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  5. "France has a lot of trains."

"France has a lot of trains."

Translation:Francia tiene muchos trenes.

June 8, 2018



Strange, it told me the correct answer was: Francia tiene muchísimos trenes. (Though it hadn't taught me "muchísimos" yet...sometimes Duolingo just wants you to learn on the fly.)


Muchísimo is a rather colloquial word and ... basically the superlative of mucho, even though it doesn't make a lot of sense ("the muchest"?). It emphasises the large number of trains.


I have noticed duoLingo appears to generate strange correct answers that vary with the error(s) they are trying to correct. It would be better if they simply provided the preferred translation or provided a corrected version of the users response + a preferred (best?) translation.


I think they used that "correction + preferred answer" double-suggestion a few years ago, but have since reverted back on that. I'm not sure why.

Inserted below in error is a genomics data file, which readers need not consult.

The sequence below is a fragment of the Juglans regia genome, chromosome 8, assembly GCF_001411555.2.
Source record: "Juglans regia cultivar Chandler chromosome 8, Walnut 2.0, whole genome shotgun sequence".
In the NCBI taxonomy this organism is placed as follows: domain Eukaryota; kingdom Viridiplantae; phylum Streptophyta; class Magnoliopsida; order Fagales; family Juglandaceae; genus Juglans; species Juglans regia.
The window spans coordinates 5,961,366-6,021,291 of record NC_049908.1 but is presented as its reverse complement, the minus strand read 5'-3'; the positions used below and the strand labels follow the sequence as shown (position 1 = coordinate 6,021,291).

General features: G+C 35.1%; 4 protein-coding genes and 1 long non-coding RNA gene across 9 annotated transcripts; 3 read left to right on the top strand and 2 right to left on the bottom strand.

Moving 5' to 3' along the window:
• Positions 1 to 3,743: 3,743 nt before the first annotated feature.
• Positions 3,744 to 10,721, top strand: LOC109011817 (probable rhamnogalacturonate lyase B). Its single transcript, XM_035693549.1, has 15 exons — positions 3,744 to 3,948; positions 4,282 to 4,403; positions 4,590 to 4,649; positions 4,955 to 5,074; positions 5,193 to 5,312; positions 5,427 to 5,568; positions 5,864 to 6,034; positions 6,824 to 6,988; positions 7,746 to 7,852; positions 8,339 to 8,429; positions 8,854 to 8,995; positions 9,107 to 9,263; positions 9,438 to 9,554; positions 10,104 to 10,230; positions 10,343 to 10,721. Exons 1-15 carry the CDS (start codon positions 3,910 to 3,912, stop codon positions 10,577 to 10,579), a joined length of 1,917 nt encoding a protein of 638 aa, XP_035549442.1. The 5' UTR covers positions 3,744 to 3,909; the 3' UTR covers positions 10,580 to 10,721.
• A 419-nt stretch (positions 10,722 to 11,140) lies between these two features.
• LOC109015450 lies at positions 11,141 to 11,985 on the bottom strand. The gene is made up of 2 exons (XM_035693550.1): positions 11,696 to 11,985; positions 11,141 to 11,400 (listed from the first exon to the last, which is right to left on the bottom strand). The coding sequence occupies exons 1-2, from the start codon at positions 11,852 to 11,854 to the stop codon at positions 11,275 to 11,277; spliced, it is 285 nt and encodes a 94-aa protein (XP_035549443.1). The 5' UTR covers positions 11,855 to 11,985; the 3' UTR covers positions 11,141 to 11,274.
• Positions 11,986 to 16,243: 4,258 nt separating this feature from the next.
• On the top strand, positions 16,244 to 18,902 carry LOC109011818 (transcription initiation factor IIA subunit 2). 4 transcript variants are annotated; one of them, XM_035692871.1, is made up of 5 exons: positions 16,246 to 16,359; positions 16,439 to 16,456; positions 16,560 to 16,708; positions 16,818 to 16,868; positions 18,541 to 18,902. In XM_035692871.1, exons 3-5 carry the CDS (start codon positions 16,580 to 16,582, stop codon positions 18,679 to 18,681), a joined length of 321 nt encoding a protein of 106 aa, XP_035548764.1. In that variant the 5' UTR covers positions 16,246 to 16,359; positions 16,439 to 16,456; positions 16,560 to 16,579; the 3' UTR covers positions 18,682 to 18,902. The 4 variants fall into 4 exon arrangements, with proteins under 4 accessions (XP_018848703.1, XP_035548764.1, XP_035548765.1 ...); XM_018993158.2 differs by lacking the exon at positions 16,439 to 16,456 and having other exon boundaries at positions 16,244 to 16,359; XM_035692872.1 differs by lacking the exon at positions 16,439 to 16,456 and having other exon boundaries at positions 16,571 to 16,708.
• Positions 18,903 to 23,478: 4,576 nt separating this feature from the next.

In any case, the correction thing doesn't appear to work like it's intended. At least it used to underline the mistake you made, which it doesn't seem to do anymore.


I can't wait to get to augmentatives and diminutives.


What the heck are those


Whatever those are


Why can't I say La Francia


C3trash, country names are usually proper nouns and those do not take articles, neither in Spanish nor in English.


They do take articles depending on circumstances. Here as the subject I would think it's should be allowed, even expected. As the object they normally do not take an article.

The United States The United Kingdom The Netherlands

They take articles. Yes, in English France never takes an article. But in Spanish countries often take the article.


C3trash, you'd usually only place an article in front of Francia if you were talking about a particular "type" of France, like

  • la Francia moderna - modern France
  • la Francia mediterránea - mediterranian France
  • la Francia del siglo XIX - 19th century France


That makes more sense.


When to use Muchos & Muchas


Muchos is used when you're counting a masculine noun, like "muchos trenes". Muchas is for feminine nouns, like, say, "muchas baguettes".


I see that trenes is masculine....I am thinking because it doesn't have an a at the end, but how do you know that baguettes is feminine? I am having a brain infarct.


Theresa, "having an 'a' at the end" is a good rule of the thumb to recognise feminine nouns, but not a foolproof method. In the end, you have to learn the gender of each noun by heart.